Which brings us to the drive system. In mowing side-by-side with my ancient shaft-drive, 44"/12.5HP Kubota, the Cub has a lower top speed, and slows down greatly more on steep hill climbs. Meanwhile the big motor never slows down a bit. What is going on here? Either the hydrostatic tranmission simply doesn't have the capacity to use all that power, or the belt is slipping. Given the slow top speed and lack of squeeling, I think it's the Hydrostatic. It is simply inefficient and ill-matched to this (excellent) monster motor.
I can't complain too much. With a 54" deck for well under $3,000, this is simply the most deck you can get for the money. About 8-9HP of the 27HP useless, it is just bragging rights over the largest of American Yard Product's Craftsman 4000 mowers. I can't even complain about the cost of the engine given the cost of the mower. I only pay the price at the gas pump, and in having to refill before finishing my lawn, unless starting with an absolutely topped-off tank.
After the first mow I tried the DeckWash system. I'm not impressed. While clumps of grass came out, there was plenty left. At least the hose end attachment has a valve in it so it doesn't squirt while you're trying to hook it up.
The deck is the first thing to go on any good mower, because it takes a beating, gets scratched, banged and dented, catches water, and eventually rusts or self destructs. The SLT 1554's has a lip around the edge to reinforce it, that is just designed to catch grass clippings and water. They made a passing nod to the problem by drilling a few drain holes in it, but that won't stop it from holding on to lots of wet grass. I do as the manual suggests, and blow it out with compressed air at the end of every mow.
Frankly one important reason I bought the Cub was the ability to mow in reverse. I simply have too large and complex a yard to give up the time-savings of cutting during the many reversals. Some sections would have to be push-mowed if I didn't have it. The default mode is simply unusable, unless you have one of those rare oval yards with no obstructions. The mower deck simply cuts out when you reverse and DOES NOT START again when you move forward. You have to disengage and reengage the electric PTO knob to get it running again. This is UNUSABLE as designed.
In order to mow in reverse, one simply moves the key back a notch, pushes a button, and tolerates an LED warning light that hurts my eyes even in bright daylight. That is, UNTIL YOU HIT A BUMP. Then you have to:
1. disengage the disengaged mower deck,
2. re-engage the disengaged mower deck,
3. Turn the key to "run",
4. turn the key back to "mow in reverse",
5. push the button again,
6. repeat after next bump.
You see, instead of putting a person-sensor in the seat bottom like Kubota wisely did 15 years ago, the sensor is in the seat pivot, protected by two fairly powerful springs that are always trying to tip you forward and shut the engine down. Being heavy does not help, it works against you. When you head down hill, hitting a bump allows your momentum to pull you forward enough to tip the seat a bit, and everything turns off. A quick push against the Hydrostatic foot pedal (hmm) gets you back to the back of the seat and the engine firing again, but usually the "PTO" (deck drive) and reversal features need to be redone.
Which brings us to that foot pedal. The forward and reverse are integrated on it, just like the Kubota, but it is shaped very differently. On the Kubota, an experienced operator can dance in and out amongst the bushes and everygreens like a big orange ballerina. Not so the Cub. In order to put your foot against the reverse part of the pedal, you have to lift your foot, and either pull against it with your heel or catch it in your instep. Either way you have no finesse, since your foot is otherwise unsupported. The result? Instant reverse wheelspin. On top of that, since it takes a second to lift your foot entirely off the pedal, one has to come to a complete halt and stay there for a moment before slamming ungraciously into reverse.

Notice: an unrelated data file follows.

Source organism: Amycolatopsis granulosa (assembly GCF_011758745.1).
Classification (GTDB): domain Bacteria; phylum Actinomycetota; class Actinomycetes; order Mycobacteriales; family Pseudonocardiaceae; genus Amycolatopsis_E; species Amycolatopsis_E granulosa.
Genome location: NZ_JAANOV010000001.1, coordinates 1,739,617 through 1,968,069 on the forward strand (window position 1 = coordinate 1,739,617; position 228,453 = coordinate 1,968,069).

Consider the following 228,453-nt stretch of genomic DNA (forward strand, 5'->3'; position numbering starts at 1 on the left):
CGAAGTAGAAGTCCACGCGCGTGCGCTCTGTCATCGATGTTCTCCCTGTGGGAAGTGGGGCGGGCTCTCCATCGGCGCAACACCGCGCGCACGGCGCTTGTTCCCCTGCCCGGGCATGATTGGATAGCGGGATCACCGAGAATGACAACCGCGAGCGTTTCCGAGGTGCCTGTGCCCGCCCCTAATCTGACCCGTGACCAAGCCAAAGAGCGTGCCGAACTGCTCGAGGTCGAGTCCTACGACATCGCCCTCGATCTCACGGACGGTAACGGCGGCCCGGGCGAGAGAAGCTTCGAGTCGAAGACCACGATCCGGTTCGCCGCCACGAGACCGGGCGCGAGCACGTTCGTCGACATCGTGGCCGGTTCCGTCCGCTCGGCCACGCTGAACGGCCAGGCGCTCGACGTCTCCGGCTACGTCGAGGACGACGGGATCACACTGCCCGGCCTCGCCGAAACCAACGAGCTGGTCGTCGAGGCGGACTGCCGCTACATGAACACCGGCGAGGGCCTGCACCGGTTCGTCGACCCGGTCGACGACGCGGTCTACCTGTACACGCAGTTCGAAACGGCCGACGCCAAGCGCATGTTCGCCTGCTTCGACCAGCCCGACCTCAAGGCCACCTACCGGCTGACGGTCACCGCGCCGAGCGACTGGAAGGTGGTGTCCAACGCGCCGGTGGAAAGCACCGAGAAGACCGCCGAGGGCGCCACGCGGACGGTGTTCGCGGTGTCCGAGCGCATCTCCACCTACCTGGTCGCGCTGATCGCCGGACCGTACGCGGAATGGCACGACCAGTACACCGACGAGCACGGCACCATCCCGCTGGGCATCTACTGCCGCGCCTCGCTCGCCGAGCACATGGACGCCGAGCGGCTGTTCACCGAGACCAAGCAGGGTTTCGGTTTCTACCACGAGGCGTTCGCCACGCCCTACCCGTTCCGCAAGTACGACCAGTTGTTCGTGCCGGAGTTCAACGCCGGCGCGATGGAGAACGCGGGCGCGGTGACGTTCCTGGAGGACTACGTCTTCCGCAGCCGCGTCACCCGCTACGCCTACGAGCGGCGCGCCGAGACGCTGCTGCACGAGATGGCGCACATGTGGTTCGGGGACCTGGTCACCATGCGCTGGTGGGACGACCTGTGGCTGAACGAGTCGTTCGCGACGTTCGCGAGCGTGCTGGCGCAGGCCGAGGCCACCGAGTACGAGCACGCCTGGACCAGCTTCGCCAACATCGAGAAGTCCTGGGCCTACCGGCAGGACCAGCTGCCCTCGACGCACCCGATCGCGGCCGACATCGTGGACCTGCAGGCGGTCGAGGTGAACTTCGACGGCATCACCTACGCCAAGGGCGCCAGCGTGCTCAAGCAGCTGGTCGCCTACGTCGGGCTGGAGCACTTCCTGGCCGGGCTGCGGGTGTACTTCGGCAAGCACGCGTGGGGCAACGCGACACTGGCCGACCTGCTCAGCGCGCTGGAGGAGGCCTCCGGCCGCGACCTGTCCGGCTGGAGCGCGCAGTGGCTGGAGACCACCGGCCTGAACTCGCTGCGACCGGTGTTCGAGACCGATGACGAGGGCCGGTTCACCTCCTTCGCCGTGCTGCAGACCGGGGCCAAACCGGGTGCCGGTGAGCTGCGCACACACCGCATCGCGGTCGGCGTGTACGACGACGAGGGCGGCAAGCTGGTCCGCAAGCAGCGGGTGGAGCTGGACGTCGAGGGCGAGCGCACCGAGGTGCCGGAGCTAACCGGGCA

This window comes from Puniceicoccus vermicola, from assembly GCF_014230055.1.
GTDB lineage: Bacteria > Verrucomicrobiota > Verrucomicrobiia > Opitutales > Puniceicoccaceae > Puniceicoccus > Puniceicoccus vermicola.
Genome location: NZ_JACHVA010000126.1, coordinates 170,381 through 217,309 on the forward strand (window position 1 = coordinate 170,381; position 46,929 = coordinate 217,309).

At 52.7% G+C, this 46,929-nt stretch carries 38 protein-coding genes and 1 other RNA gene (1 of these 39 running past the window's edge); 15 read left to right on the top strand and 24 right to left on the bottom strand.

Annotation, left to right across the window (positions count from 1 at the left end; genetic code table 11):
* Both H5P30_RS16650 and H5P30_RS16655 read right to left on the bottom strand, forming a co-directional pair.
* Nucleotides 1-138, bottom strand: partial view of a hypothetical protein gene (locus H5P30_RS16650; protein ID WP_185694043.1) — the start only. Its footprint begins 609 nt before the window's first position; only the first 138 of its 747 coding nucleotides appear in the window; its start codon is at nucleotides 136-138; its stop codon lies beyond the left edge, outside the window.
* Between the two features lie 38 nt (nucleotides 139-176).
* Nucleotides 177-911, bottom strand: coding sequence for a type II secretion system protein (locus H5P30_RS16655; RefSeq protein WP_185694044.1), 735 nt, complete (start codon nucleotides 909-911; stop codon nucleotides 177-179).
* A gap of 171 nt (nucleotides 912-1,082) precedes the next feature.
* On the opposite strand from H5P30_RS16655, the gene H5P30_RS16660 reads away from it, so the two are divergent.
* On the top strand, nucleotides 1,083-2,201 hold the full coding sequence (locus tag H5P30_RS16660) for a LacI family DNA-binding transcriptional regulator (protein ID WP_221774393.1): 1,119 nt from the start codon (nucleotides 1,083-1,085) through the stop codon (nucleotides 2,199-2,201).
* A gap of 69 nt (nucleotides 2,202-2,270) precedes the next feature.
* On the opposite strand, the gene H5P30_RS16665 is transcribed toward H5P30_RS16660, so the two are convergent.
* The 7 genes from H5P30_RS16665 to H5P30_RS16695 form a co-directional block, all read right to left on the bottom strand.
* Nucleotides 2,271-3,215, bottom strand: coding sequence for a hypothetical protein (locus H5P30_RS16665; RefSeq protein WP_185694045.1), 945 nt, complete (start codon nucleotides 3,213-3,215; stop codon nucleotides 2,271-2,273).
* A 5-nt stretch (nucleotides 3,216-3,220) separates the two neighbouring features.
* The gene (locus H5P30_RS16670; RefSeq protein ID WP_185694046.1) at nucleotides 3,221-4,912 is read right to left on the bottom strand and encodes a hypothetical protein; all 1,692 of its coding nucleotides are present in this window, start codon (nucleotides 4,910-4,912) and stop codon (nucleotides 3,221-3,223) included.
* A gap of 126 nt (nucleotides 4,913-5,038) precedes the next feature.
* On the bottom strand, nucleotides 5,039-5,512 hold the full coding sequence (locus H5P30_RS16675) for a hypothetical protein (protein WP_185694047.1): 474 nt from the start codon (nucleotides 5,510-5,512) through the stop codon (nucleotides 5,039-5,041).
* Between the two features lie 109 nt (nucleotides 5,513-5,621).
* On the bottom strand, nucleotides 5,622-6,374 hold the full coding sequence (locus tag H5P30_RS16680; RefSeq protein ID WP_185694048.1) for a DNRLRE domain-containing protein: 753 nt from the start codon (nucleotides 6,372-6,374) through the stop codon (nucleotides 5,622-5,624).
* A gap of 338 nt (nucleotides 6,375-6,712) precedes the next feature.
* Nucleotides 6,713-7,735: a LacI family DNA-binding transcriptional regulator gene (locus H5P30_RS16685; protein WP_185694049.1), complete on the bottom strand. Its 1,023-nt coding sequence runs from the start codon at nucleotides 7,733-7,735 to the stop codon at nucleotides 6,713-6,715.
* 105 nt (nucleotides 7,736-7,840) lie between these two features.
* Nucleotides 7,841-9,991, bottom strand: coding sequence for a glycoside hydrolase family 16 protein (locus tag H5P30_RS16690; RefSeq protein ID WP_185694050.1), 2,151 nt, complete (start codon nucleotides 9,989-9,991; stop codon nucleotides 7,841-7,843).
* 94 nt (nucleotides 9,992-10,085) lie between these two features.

Kubota- slide in-slide out, smoooooth.
Cut Cadet- slide in, halt, pause, come screaming backwards out, lurch to a halt. Admire wheelspin damage to grass.
This is safer? The combination of having to use the Hydrostatic pedal to keep you in your seat and fight the seat springs is anti-safety. The "feature" of reverse mowing is almost unusable on hills, or bumps, or if you are short of stature. This is one system of ergonomics that STRONGLY rewards disabling the active safety features.
Finally, I must compare the SLT 1554 to the GT 1554. For $400 more,a one gauge heavier deck (where it really matters), a bigger roller system on the deck, bigger wheel rims and tires, larger turning radius (a bad thing) and most importantly, a Power Take-off (PTO) on the Hydrostatic transaxle. If you have a stumpy, rocky, bumpy lawn, most of these upgrades will be worthwhile to you. If you just want to mow, mow, mow (like me), they might not matter. You give up a little of that tight turning radius, though. The only feature not really worthwhile on the GT is the PTO. I'll explain.
There is simply no way to put 27HP through an untoothed belt for ground-engaging tools like a plow. You NEED a shaft drive to do serious "garden tractor" work. If your garden tool has its own power, say a 3.5HP B&S motor, either tractor will do the same amount of pulling. Looking at Cub Cadet's 2500 line is a tacit admission of this; all of them have lower horsepower motors than the 27HP 1554. I am not impressed by the Kevlar in the belt, either. Kevlar has known poor performance when heated, and a slipping belt gets hot, fast.
Low interest rates, high suburban prices and exurban development mean many professionals are buying large lots in the countryside with big sections of their yards only semi-improved. Many of these yards slope beyond the 15 degrees that consumer mowers are allowed to mow. The combination of very low uphill speed, moderate level speed and anti-safety, anti-consumer devices that beg to be disconnected make the SLT 1554 a poor choice for this market segment.